Christopher Priest, now 73, has been quietly turning out oddly mesmerising fiction for nearly half a century but, like the protagonists of his 2005 novel The Glamour, somehow has the knack of never quite being noticed.
It is true that he has devoted admirers; he has won awards; he was on Granta’s original list of best young novelists — scraping in on age, not quality — and Christopher Nolan filmed, cleverly, his even cleverer novel The Prestige (1995), which was about Victorian illusionists and duplicity.
But though that book won both the ‘literary’ James Tait Black and the ‘genre’ World Fantasy Award, his work is not nearly as widely known or praised as it ought to be, certainly when compared with that of Amis, Barnes, Ishiguro, McEwan, Rushdie and others from 1983. The devout in Priest’s
congregation seem overwhelmingly to be science fiction and fantasy readers.
Not for the first time, their judgment is the more acute. The mainstream neglect is surprising, though, because Priest’s prose, even when engaged with the fantastic, has always been apparently prosaic — provided, that is, one means unshowy, straightforward and devoid of ostentation. For the cumulative effect of his plain sentences, quotidian events and ordinary settings is decidedly poetic, haunting and dreamy.
The setting for The Gradual is the Dream Archipelago, an imagined landscape that has featured in several of his previous novels, and in short stories from the 1970s. Though it was strongly suggested in The Affirmation (1981), the first novel partly set in the territory, that the huge group of islands might be no more than a schizophrenic delusion, they have acquired solidity in subsequent books. Indeed, The Islanders (2011) masqueraded as a Baedeker to the place.
This is a more conventional story, though a bare description of what happens hardly sounds promising. It concerns Alesandro Sussken, a modernist classical composer from the Republic of Glaund, which has for years been administered by a military junta and is in a state of perpetual war with its neighbour, Faiandland. Sussken’s brother Jacj is conscripted, but Alesandro escapes his fate and is given permission to travel through the neutral islands as a sort of cultural emissary.
Much of the book focuses on the trivialities and tedium of travel; changing money, hanging around ports, checking ship timetables, trying to make international phone calls. Nor is there anything very unusual about the islands or their inhabitants (though those that Sussken visits are perhaps less Mediterranean, and more north European, than those from earlier books).
Except in one regard, which provides the chief theme. On his return from his first tour of the islands, Sussken discovers that a period of months for him has seen years pass back home. On his return to the archipelago, he discovers that the ‘gradual’, or discrepancy in time, needs to be adjusted between each island he visits — something accomplished by adepts, a group of mostly young people who hang around the harbours, and (for a fee) will adjust the wooden stave with which travellers are provided, and which somehow guards against the slippage of time.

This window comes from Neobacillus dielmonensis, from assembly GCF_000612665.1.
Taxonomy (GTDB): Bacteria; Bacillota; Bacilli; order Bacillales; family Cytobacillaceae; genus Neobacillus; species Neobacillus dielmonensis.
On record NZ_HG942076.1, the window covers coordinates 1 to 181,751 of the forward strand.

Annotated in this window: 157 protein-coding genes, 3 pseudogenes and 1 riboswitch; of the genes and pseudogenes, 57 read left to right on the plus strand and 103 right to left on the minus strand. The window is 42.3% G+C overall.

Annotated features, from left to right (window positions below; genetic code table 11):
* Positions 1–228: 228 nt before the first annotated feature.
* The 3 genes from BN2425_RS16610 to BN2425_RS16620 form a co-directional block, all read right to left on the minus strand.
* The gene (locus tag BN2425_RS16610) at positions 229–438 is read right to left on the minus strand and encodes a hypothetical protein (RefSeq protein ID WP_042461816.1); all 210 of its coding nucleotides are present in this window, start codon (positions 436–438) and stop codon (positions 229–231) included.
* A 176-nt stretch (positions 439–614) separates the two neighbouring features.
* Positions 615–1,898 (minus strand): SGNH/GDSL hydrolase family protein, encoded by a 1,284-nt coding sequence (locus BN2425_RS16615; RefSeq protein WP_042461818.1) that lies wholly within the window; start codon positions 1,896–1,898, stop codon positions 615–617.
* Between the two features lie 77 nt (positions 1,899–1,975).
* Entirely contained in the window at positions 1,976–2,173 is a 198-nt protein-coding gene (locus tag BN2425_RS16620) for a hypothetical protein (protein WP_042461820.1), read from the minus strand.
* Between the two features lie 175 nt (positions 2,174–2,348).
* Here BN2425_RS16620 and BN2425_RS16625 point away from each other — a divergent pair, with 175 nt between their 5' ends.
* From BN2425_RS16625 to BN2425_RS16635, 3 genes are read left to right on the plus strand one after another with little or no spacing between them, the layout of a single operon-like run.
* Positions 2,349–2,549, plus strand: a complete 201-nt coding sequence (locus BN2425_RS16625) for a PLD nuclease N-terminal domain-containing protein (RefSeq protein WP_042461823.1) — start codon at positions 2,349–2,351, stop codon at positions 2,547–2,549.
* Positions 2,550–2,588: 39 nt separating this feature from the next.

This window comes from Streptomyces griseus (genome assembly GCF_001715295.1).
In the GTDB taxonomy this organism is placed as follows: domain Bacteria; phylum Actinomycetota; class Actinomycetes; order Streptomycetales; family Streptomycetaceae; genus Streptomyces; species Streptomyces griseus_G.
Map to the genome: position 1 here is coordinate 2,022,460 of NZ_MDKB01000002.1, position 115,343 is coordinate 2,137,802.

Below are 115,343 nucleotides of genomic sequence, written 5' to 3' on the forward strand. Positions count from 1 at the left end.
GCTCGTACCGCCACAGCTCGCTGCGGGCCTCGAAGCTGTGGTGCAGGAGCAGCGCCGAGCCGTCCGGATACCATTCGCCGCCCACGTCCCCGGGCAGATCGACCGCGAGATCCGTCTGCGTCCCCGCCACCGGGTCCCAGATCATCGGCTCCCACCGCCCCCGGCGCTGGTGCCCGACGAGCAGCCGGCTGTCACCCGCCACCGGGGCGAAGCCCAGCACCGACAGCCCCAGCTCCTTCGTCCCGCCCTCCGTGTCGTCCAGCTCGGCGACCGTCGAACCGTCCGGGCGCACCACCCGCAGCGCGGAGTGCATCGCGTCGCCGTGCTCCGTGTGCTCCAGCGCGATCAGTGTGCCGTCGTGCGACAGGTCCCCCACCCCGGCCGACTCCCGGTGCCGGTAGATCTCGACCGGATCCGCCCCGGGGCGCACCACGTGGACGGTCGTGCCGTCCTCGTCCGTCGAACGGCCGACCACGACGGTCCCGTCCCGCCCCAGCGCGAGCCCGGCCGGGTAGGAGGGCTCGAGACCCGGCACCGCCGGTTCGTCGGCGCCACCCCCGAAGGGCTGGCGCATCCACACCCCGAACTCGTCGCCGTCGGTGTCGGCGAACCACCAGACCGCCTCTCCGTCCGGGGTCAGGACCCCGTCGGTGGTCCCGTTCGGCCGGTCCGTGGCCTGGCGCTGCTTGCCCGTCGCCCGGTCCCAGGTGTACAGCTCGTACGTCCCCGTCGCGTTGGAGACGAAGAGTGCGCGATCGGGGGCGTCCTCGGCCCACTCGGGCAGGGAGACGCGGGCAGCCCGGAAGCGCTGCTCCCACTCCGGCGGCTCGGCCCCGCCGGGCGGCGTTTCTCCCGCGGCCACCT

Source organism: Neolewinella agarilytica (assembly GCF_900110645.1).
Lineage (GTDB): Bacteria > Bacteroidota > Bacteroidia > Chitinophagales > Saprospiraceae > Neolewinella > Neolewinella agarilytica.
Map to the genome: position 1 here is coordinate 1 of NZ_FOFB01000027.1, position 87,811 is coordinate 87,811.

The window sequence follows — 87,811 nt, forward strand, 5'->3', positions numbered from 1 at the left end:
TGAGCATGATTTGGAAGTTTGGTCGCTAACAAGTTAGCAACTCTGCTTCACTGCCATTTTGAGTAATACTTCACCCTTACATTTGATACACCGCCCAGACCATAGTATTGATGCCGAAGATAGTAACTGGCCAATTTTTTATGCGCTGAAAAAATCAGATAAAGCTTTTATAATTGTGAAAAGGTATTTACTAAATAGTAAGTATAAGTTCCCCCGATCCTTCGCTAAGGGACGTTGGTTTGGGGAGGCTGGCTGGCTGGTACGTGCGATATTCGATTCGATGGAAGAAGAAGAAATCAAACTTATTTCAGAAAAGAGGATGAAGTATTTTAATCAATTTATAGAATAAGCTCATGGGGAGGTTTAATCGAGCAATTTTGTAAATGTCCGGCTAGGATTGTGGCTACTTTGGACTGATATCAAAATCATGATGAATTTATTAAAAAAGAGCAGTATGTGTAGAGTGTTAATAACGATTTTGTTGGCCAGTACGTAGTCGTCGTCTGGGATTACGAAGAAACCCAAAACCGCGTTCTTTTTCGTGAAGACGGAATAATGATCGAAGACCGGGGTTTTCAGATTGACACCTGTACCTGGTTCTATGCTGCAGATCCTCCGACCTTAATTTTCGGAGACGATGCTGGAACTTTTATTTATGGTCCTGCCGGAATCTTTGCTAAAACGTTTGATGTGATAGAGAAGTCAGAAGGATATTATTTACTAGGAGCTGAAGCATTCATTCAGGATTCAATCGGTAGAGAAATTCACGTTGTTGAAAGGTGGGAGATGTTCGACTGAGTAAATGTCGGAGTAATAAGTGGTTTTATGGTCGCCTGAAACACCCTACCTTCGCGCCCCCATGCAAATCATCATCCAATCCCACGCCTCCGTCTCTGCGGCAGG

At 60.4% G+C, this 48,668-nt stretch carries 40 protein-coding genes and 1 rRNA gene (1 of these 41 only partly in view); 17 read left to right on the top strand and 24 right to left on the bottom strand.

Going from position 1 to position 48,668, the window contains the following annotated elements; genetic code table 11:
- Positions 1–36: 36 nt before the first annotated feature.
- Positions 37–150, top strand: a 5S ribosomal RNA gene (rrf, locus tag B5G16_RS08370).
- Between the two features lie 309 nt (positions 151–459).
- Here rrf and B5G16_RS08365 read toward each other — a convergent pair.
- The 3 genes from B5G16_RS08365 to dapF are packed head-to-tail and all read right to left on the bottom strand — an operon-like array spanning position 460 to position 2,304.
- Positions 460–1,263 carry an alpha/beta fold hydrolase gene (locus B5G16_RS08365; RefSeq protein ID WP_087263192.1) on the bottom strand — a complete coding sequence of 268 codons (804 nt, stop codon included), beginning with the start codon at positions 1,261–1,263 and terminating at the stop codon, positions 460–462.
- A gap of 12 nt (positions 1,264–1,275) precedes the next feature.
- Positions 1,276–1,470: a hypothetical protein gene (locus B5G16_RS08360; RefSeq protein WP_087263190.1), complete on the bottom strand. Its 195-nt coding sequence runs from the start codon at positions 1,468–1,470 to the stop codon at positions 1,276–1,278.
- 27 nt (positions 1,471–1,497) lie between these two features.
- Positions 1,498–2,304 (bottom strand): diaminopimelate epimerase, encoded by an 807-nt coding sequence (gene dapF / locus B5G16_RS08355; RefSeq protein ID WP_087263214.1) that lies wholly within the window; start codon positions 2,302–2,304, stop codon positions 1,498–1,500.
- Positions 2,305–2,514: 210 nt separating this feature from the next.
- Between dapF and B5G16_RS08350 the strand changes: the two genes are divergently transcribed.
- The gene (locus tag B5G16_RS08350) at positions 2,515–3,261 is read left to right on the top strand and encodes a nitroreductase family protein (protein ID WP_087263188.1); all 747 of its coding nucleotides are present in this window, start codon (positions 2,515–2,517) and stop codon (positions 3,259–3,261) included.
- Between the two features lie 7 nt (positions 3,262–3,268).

Music is an art entirely dependent on, and defined by, time (and gradual and stave are musical terms), but though Sussken is an entirely convincing creation as a composer, Priest’s examination of the way time affects experience goes into almost every aspect of art, life and memory.
He touched on the differences between objective and subjective time in Inverted World (1974) and most of his work involves meditations on separation, duality, identity and illusion. In The Gradual, time is the ultimate determinant of these factors. With great subtlety, Priest explores the ways in which time escapes us, encompasses us, and how our perception of it shapes who we are. This is not a time-travel story that relies on the conventional paradoxes of the form, but one which examines the way our experience depends on time, and the mysteries of how that happens in both solid, practical realities and the entirely abstract, impressionistic — and possibly deceptive — world of the imagination.
The extraordinary achievement of this excellent novel is that none of this ever feels laboured or forced. Its hypnotic quality is not quite that of a dream, but rather of the strange connections of memory, the ways in which time seems to slip away, accelerate or stand still, the ways in which recollected moments from years ago acquire new and mysterious importance, and how distance and separation are imposed or annihilated by our understanding of time.
The Gradual is a resounding success. In it, Priest, who has always been an interesting and exceptional writer, is operating at the very top of his form. Find the time to read it.
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